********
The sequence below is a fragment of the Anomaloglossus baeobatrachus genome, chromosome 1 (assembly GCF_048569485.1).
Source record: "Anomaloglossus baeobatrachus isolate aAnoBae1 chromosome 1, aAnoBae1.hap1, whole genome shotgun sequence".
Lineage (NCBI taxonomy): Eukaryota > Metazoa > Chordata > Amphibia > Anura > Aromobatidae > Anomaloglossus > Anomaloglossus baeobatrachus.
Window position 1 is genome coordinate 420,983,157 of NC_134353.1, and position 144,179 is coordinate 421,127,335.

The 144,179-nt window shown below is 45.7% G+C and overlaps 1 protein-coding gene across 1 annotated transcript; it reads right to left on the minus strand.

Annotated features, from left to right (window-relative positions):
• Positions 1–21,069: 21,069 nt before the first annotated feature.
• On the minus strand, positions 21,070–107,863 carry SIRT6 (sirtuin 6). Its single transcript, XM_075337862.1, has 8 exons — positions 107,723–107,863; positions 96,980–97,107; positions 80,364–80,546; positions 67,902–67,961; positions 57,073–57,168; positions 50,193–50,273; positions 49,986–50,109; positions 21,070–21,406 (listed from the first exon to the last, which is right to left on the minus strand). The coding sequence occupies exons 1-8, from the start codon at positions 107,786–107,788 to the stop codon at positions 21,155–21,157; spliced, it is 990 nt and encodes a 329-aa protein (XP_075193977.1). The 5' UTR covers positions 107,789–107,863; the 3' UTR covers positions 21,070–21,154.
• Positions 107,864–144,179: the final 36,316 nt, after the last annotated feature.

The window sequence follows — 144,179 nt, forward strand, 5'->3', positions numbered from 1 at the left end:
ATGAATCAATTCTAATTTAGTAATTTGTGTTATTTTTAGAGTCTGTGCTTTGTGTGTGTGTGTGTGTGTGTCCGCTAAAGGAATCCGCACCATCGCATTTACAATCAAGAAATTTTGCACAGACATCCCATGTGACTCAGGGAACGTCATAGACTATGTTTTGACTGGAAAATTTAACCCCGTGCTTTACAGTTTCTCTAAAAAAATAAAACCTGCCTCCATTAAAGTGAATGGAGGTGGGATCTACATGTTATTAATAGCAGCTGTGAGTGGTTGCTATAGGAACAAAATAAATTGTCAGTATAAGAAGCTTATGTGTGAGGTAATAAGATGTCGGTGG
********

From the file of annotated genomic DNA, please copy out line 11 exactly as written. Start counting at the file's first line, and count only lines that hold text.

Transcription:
ATGAATCAATTCTAATTTAGTAATTTGTGTTATTTTTAGAGTCTGTGCTTTGTGTGTGTGTGTGTGTGTGTCCGCTAAAGGAATCCGCACCATCGCATTTACAATCAAGAAATTTTGCACAGACATCCCATGTGACTCAGGGAACGTCATAGACTATGTTTTGACTGGAAAATTTAACCCCGTGCTTTACAGTTTCTCTAAAAAAATAAAACCTGCCTCCATTAAAGTGAATGGAGGTGGGATCTACATGTTATTAATAGCAGCTGTGAGTGGTTGCTATAGGAACAAAATAAATTGTCAGTATAAGAAGCTTATGTGTGAGGTAATAAGATGTCGGTGG